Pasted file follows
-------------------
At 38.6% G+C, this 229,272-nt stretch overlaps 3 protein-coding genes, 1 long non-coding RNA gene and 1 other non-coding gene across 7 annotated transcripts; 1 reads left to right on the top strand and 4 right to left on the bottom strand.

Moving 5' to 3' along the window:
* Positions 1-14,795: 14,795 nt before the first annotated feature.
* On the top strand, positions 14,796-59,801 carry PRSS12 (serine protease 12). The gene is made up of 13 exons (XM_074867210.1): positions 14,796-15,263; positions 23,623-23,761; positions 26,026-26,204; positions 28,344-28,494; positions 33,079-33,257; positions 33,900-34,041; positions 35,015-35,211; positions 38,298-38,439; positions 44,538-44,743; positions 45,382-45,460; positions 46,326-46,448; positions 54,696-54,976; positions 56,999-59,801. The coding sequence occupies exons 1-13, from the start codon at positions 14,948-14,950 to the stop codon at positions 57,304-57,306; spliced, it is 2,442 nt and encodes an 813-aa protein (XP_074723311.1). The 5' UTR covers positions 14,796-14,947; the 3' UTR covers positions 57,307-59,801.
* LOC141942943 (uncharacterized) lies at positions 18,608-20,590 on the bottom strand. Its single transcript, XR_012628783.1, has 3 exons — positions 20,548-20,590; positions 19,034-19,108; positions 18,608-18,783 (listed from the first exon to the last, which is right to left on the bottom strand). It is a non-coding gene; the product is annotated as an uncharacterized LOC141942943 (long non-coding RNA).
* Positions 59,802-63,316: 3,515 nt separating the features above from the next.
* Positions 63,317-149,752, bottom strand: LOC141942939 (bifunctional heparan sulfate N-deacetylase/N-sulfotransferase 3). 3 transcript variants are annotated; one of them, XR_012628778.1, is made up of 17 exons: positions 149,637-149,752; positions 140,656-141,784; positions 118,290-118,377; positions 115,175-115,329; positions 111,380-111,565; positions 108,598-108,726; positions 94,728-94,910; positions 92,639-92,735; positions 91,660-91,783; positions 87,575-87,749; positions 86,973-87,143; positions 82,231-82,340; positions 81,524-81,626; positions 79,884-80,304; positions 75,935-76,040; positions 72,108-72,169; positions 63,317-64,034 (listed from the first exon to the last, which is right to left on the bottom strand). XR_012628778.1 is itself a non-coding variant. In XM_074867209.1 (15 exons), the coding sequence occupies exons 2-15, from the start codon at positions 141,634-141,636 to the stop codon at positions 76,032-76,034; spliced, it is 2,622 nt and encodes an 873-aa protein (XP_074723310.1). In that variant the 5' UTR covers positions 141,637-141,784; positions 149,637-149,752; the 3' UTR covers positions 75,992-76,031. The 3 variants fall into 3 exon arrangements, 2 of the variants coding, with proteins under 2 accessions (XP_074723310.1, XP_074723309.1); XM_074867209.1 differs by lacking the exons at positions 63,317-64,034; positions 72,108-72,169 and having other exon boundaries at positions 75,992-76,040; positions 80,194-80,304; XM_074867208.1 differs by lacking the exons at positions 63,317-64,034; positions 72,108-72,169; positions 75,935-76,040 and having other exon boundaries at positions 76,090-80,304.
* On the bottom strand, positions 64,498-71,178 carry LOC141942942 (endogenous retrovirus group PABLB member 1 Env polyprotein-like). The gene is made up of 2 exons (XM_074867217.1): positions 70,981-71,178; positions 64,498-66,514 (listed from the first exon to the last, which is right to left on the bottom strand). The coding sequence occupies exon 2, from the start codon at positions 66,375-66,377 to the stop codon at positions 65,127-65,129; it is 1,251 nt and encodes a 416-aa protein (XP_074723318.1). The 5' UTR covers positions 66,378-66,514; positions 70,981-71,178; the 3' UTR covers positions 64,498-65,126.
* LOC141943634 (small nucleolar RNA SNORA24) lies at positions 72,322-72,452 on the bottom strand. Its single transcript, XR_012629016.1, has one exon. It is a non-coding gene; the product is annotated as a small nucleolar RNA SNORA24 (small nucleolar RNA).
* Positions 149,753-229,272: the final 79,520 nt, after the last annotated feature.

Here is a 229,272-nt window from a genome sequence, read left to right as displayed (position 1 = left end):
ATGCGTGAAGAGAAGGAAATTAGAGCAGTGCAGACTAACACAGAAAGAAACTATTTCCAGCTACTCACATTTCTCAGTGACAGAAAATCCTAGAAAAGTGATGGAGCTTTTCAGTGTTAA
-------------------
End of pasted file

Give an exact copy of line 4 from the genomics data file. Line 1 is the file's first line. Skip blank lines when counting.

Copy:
* On the top strand, positions 14,796-59,801 carry PRSS12 (serine protease 12). The gene is made up of 13 exons (XM_074867210.1): positions 14,796-15,263; positions 23,623-23,761; positions 26,026-26,204; positions 28,344-28,494; positions 33,079-33,257; positions 33,900-34,041; positions 35,015-35,211; positions 38,298-38,439; positions 44,538-44,743; positions 45,382-45,460; positions 46,326-46,448; positions 54,696-54,976; positions 56,999-59,801. The coding sequence occupies exons 1-13, from the start codon at positions 14,948-14,950 to the stop codon at positions 57,304-57,306; spliced, it is 2,442 nt and encodes an 813-aa protein (XP_074723311.1). The 5' UTR covers positions 14,796-14,947; the 3' UTR covers positions 57,307-59,801.